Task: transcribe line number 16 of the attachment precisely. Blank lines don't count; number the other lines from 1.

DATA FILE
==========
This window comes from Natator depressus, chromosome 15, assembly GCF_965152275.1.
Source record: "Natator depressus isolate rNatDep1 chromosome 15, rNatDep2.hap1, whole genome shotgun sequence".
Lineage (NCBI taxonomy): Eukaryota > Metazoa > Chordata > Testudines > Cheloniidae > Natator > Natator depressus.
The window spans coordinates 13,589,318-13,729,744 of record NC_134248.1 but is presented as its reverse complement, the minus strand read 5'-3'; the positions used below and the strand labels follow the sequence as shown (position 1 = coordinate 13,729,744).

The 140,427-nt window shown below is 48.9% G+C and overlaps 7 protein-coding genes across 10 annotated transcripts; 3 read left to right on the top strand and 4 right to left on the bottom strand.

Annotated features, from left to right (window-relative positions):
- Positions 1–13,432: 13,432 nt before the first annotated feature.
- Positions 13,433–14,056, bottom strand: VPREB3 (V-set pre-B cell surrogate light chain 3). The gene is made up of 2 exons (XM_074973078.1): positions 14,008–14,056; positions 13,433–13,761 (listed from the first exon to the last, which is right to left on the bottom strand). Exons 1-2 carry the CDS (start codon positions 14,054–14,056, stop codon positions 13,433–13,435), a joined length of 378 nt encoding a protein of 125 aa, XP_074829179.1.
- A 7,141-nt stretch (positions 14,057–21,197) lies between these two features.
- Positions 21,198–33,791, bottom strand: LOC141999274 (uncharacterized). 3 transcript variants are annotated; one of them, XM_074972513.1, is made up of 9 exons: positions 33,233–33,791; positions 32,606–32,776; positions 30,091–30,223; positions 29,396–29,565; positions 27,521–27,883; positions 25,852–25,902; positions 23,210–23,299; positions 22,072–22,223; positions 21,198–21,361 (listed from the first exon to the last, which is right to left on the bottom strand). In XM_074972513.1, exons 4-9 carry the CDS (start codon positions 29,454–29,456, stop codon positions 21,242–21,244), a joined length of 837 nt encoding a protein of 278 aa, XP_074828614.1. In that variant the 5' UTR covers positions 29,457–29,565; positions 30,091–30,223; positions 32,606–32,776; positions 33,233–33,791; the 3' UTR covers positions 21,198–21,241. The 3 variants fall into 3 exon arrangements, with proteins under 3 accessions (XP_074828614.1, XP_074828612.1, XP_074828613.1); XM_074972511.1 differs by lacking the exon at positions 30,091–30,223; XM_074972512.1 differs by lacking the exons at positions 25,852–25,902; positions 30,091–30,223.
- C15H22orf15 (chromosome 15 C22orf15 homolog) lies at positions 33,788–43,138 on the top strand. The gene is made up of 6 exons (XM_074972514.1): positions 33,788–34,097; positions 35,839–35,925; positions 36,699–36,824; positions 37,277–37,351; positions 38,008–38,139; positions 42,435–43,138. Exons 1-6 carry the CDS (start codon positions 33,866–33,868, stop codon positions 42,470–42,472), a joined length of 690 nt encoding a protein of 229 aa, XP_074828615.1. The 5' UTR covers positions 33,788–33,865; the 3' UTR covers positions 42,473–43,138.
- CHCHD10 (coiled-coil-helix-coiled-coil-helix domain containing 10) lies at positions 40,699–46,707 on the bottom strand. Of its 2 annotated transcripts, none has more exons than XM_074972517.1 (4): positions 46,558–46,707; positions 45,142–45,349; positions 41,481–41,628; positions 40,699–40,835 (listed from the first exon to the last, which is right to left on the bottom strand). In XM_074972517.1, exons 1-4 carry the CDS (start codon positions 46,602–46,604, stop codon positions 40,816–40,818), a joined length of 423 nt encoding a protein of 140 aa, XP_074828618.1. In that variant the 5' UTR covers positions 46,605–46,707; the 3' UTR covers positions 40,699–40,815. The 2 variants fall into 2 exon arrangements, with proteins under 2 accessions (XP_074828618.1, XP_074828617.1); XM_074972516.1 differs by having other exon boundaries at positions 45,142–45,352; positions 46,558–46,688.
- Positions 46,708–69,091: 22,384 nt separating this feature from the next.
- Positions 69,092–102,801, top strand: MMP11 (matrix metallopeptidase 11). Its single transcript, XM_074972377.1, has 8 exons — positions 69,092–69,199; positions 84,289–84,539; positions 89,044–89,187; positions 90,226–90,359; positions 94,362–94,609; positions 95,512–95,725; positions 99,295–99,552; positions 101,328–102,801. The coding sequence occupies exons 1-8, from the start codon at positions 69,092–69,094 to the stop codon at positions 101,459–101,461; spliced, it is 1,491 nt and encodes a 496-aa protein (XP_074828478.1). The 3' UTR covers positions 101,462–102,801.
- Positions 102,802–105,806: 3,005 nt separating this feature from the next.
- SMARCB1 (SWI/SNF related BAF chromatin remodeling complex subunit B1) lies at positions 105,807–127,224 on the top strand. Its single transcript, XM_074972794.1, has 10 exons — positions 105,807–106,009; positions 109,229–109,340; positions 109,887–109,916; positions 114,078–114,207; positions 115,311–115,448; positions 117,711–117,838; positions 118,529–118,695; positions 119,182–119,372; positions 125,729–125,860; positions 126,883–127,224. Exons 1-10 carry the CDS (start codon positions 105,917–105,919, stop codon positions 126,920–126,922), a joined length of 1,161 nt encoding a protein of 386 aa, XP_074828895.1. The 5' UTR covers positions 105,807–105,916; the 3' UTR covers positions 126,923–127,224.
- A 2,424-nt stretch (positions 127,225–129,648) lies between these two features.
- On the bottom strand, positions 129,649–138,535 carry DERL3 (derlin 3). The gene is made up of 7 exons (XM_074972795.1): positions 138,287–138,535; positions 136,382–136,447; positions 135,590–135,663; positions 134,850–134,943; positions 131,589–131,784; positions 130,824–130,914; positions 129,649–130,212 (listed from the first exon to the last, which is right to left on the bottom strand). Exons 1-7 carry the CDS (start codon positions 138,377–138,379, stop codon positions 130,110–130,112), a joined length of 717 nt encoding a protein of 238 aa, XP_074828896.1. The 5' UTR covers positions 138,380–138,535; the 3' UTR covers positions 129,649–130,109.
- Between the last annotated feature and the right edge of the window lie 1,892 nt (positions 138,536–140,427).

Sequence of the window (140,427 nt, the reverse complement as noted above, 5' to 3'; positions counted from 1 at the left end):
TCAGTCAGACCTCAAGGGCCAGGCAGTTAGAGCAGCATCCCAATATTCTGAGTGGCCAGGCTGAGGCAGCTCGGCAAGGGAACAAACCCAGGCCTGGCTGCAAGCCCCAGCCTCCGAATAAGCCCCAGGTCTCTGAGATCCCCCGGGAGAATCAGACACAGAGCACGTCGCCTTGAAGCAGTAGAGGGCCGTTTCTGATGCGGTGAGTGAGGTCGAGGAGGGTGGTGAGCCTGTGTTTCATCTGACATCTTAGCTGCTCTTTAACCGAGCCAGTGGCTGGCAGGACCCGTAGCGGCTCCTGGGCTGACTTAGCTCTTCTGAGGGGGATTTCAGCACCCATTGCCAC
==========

- SMARCB1 (SWI/SNF related BAF chromatin remodeling complex subunit B1) lies at positions 105,807–127,224 on the top strand. Its single transcript, XM_074972794.1, has 10 exons — positions 105,807–106,009; positions 109,229–109,340; positions 109,887–109,916; positions 114,078–114,207; positions 115,311–115,448; positions 117,711–117,838; positions 118,529–118,695; positions 119,182–119,372; positions 125,729–125,860; positions 126,883–127,224. Exons 1-10 carry the CDS (start codon positions 105,917–105,919, stop codon positions 126,920–126,922), a joined length of 1,161 nt encoding a protein of 386 aa, XP_074828895.1. The 5' UTR covers positions 105,807–105,916; the 3' UTR covers positions 126,923–127,224.